Why the weird code formatting when setting the options?

I tried to make it as readable as possible. When there is more than one option, it is easier to read if each option is on a separate line. It's also easier to tell when the braces and parenthesis match up.

Here's what it looks like with the options set:

Note: In the above image you can see a bug: The fifth day of both months is selected. I checked the website and it was already reported here: http://dev.jqueryui.com/ticket/5984. The posted workaround corrected the problem.

It's pretty cool. But, the textbox is going to be sent back to the server and will need to be converted to a DateTime object. As mentioned earlier: .NET and jQuery use different formatting codes.

So the code to convert the string to a DateTime is:

        String DateText = DatePicker_TextBox.Text;
 
        DateTime TheDate;
 
        // jquery format: DD, d MM, yy
        // .Net format:   dddd, d MMMM, yyyy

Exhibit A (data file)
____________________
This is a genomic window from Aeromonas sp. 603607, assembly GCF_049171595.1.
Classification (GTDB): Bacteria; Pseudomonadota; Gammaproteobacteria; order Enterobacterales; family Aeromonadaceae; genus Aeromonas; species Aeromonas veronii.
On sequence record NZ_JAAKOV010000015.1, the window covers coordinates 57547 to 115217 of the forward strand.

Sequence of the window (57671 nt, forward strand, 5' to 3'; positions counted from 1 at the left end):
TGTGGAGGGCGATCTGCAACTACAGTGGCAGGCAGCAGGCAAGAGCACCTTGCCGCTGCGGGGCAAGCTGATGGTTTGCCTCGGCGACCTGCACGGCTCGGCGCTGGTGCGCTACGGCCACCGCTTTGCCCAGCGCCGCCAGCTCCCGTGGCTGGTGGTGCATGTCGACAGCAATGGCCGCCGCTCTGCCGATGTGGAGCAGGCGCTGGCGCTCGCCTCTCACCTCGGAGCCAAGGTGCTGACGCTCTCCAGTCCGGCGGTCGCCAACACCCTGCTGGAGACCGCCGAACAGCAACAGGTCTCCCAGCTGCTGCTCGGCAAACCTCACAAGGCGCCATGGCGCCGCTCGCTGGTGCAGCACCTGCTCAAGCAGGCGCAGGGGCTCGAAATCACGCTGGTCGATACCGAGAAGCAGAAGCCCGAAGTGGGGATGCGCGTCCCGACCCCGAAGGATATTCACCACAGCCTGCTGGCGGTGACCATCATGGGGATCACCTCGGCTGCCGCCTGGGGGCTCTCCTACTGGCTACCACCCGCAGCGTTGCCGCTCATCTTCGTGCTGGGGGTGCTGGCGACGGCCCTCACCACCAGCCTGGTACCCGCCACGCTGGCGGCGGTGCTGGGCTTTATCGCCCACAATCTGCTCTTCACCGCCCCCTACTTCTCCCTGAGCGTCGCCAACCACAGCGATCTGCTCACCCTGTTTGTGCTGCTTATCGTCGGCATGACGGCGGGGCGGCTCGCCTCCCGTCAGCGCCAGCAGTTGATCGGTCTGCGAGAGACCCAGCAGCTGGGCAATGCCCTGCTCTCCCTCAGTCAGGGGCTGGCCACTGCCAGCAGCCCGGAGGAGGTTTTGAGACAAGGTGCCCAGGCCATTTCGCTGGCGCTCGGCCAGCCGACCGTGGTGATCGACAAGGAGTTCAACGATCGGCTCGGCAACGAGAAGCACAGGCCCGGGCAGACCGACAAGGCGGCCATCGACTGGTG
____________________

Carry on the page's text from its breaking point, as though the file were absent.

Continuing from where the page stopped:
// Sample:        Friday, 3 September, 2010
        if (DateTime.TryParseExact(DateText, 
                                  "dddd, d MMMM, yyyy", 
                                  null, 
                                  DateTimeStyles.None, 
                                  out TheDate) == false)
        {
            TheDate = DateTime.Now.Date;  // default value on error
        }

In a real application, you'd want to centralize the format strings in one place so they are easy to maintain (by using constants or utility functions).    

Once you start playing with and using the jQuery UI components, you'll be hooked.

By the way, I still use and appreciate the Ajax UpdatePanel in the Ajax Extensions toolbox. Although some treat it disdainfully, what you get, for what you pay, is a great bargain.

I hope someone finds this useful.

Steve Wellens.